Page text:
This study was conducted as part of an overall implementation of Lean Sigma in the Radiology Department at Columbus Regional Hospital (CRH) in Columbus, Indiana. Cycle times for CT examinations at CRH were found to be 75 percent higher than national best practice of 12 minutes. External Voice of the Customer (VOC) interviews revealed that, because of high cycle times, physicians were unable to add a case when requested and often, in fact, sought alternative diagnostic imaging sites.
Overall Equipment Effectiveness (OEE) is a Lean tool used extensively by manufacturing in maintenance and equipment reliability to examine equipment availability. OEE represents the percent of potential capacity that the process is achieving, or: OEE = Actual Capacity x 100/Potential Capacity
OEE is typically broken into three elements: % Uptime x % Pace x % Quality.
In the case of a hospital CT scan, % Uptime can be thought of as the percent of time the machine is actually running and providing value. Instead of measuring the “busy-ness” of the room or the staff, the best measure of efficiency is the percent of the time the machine is actually running.
(INSERT FLOW CHART FOR “LOSS MEASUREMENT-CT SCAN”)
Everything else in the department should be organized to maximize CT scanner uptime. % Pace is the ratio of Ideal Cycle Time to average Cycle Time. Stated another way, % Pace compares the average cycle time to those times when the machine is running its best. % Quality is the rate of defect-free processing, or, as a formula:
(Processed Amount – Defect Amount) ÷ Processed Amount.
Figure 1: Components of Overall Equipment
A summary of contributions to reduced OEE is displayed in Figure 1. The OEE metric yields two valuable pieces of information: the capacity possible from the process, and, if capacity is low, the best place to look to improve it (Uptime, Pace, or Quality).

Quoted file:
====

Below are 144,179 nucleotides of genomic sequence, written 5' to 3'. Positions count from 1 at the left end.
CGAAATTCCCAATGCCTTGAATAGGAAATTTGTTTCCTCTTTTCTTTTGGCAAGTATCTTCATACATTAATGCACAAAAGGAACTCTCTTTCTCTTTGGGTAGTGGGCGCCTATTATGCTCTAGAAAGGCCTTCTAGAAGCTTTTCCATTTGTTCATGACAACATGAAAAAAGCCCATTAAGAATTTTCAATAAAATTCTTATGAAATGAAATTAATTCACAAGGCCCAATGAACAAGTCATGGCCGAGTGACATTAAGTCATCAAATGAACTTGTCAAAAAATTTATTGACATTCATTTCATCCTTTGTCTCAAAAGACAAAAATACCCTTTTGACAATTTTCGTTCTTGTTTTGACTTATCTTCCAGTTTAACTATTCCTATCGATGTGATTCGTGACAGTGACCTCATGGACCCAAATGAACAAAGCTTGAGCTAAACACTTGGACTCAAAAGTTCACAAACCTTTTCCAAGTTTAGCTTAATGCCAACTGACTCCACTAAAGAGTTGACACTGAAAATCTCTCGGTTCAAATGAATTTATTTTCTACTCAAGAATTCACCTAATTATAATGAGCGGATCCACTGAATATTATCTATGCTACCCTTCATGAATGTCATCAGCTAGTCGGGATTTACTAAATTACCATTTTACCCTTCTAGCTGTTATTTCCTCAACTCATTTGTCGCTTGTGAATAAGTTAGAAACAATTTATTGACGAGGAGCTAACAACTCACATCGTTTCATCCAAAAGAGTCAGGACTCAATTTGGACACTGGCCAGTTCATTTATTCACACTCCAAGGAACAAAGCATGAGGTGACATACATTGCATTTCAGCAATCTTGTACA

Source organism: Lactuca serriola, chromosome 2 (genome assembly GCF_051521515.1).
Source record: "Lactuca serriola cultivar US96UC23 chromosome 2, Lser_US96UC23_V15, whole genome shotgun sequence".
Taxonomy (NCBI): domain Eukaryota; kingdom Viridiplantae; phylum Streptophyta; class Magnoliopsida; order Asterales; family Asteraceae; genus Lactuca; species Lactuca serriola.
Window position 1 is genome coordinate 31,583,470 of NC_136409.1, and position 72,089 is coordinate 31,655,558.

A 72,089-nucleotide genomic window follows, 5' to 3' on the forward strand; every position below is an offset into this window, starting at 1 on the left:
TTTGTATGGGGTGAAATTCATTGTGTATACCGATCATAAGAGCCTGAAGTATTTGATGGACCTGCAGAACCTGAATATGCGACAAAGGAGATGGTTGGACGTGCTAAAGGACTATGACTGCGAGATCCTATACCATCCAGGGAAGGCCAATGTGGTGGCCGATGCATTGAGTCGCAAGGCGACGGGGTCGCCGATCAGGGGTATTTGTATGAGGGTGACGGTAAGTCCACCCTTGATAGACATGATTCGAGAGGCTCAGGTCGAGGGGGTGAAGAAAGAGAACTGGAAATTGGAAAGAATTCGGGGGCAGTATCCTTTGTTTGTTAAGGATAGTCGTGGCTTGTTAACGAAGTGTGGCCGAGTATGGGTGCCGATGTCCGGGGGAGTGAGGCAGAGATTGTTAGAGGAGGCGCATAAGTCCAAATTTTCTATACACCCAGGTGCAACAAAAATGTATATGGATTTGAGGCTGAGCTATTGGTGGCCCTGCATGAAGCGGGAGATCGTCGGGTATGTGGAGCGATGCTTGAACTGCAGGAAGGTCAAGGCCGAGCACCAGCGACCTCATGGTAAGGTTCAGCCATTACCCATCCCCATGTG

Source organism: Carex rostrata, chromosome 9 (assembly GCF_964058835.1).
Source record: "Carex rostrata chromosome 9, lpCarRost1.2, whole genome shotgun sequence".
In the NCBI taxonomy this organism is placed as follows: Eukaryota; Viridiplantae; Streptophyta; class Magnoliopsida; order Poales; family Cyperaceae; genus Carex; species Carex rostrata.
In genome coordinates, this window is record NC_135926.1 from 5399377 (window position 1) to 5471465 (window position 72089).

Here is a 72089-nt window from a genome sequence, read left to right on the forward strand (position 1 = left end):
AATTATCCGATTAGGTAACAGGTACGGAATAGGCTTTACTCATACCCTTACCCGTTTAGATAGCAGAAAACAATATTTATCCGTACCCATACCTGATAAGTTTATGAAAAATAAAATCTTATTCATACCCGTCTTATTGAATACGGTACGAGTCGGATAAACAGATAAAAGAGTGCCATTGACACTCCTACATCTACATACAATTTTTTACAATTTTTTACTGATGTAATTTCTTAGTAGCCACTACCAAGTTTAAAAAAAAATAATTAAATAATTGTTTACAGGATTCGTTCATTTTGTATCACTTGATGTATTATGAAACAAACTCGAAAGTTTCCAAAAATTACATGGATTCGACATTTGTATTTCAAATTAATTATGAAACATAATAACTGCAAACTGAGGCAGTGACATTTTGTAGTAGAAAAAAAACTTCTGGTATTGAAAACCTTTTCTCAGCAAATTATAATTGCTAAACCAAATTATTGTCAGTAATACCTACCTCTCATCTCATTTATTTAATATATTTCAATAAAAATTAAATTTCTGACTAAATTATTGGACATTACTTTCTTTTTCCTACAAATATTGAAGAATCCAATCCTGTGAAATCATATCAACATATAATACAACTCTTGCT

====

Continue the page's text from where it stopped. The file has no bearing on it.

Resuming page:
Often, as in this case where the combined resources of equipment, room, and technician are necessary to conduct a procedure, the OEE for the room and technician are useful as well as for the equipment.
Figure 2 demonstrates how this is accomplished.
(INSERT “ROOM/EQUIPMENT TECHNICIAN” FLOWCHART)
Following the OEE analysis in the CT scan department, the team concluded that most promising OEE opportunity was machine uptime.
A kaizen event was conducted in which the following changes were made:
- Moved non-imaging work out of CT room, effectively leaving the machine room open for procedure time only
- Standardized the process and made it more consistent
Figure 2: Interaction between OEE Loops
Room/Equipment & Technical
- Increased efficiency with removal of Non-Value Added Activity steps from the CT exam rooms
- New and more user-friendly CT Control Room layout
- Re-defined job tasks and responsibilities
- Re-developed the staffing matrix
Following the kaizen event, the average cycle time from exam start to exam stop decreased by 38.1% from 21 minutes to 13 minutes (Figure 3). More tellingly, the standard deviation decreased from 86 minutes to 13 minutes, providing more predictability in scheduling. In addition, the cycle time from patient registration to patient exiting the examination room decreased from 45.7 minutes to 34.5 minutes (24.5%), with a much more consistent process.
In effect, by reducing procedure cycle time, the CT department was able to eliminate the waiting list. When physician offices call to schedule a patient, they are told to send them over. As a consequence, the volume of CT examinations rose significantly (Figure 4).
Conclusions / Implications
Overall Equipment Effectiveness (OEE) is a robust Lean tool capable of improving a hospital’s ability to understand and enhance of the efficiency of specialized equipment, treatment rooms and surgical suites, and even equipment technicians.
(INSERT LINE GRAPH “REDUCTION IN CT EXAMINATION CYCLE TIME”)
(INSERT LINE GRAPH “INCREASE IN CT. EXAMINATION VOLUME”)